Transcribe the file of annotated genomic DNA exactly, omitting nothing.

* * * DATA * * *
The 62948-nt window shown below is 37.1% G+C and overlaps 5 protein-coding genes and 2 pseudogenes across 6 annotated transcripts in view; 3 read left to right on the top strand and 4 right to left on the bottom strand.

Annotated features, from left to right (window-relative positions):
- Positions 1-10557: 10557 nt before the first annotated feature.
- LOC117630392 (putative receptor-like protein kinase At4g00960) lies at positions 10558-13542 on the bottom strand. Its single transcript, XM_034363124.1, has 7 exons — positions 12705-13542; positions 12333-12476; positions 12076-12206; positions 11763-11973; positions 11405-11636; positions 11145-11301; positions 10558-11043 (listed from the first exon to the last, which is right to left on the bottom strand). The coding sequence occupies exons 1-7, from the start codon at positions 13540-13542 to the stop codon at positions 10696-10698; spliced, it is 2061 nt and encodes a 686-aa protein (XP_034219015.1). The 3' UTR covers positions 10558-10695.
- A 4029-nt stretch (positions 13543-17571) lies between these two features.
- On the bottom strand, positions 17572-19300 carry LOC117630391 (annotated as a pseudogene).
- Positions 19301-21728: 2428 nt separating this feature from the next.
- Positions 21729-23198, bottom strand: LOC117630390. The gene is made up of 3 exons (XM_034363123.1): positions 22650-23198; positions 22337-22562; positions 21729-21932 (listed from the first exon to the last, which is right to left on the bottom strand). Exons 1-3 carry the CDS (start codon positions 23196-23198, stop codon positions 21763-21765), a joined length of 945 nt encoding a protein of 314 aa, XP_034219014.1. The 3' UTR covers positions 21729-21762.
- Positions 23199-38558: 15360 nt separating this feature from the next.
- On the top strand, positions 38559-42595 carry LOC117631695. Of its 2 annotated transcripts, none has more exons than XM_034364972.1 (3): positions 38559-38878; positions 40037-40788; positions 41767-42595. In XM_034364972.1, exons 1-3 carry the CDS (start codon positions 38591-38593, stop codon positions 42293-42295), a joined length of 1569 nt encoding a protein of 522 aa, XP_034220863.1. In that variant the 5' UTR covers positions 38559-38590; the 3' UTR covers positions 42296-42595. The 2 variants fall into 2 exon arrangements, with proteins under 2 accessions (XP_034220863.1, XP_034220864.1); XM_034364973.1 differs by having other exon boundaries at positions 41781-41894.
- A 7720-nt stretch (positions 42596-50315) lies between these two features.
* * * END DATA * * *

The 62948-nt window shown below is 37.1% G+C and overlaps 5 protein-coding genes and 2 pseudogenes across 6 annotated transcripts in view; 3 read left to right on the top strand and 4 right to left on the bottom strand.

Annotated features, from left to right (window-relative positions):
- Positions 1-10557: 10557 nt before the first annotated feature.
- LOC117630392 (putative receptor-like protein kinase At4g00960) lies at positions 10558-13542 on the bottom strand. Its single transcript, XM_034363124.1, has 7 exons — positions 12705-13542; positions 12333-12476; positions 12076-12206; positions 11763-11973; positions 11405-11636; positions 11145-11301; positions 10558-11043 (listed from the first exon to the last, which is right to left on the bottom strand). The coding sequence occupies exons 1-7, from the start codon at positions 13540-13542 to the stop codon at positions 10696-10698; spliced, it is 2061 nt and encodes a 686-aa protein (XP_034219015.1). The 3' UTR covers positions 10558-10695.
- A 4029-nt stretch (positions 13543-17571) lies between these two features.
- On the bottom strand, positions 17572-19300 carry LOC117630391 (annotated as a pseudogene).
- Positions 19301-21728: 2428 nt separating this feature from the next.
- Positions 21729-23198, bottom strand: LOC117630390. The gene is made up of 3 exons (XM_034363123.1): positions 22650-23198; positions 22337-22562; positions 21729-21932 (listed from the first exon to the last, which is right to left on the bottom strand). Exons 1-3 carry the CDS (start codon positions 23196-23198, stop codon positions 21763-21765), a joined length of 945 nt encoding a protein of 314 aa, XP_034219014.1. The 3' UTR covers positions 21729-21762.
- Positions 23199-38558: 15360 nt separating this feature from the next.
- On the top strand, positions 38559-42595 carry LOC117631695. Of its 2 annotated transcripts, none has more exons than XM_034364972.1 (3): positions 38559-38878; positions 40037-40788; positions 41767-42595. In XM_034364972.1, exons 1-3 carry the CDS (start codon positions 38591-38593, stop codon positions 42293-42295), a joined length of 1569 nt encoding a protein of 522 aa, XP_034220863.1. In that variant the 5' UTR covers positions 38559-38590; the 3' UTR covers positions 42296-42595. The 2 variants fall into 2 exon arrangements, with proteins under 2 accessions (XP_034220863.1, XP_034220864.1); XM_034364973.1 differs by having other exon boundaries at positions 41781-41894.
- A 7720-nt stretch (positions 42596-50315) lies between these two features.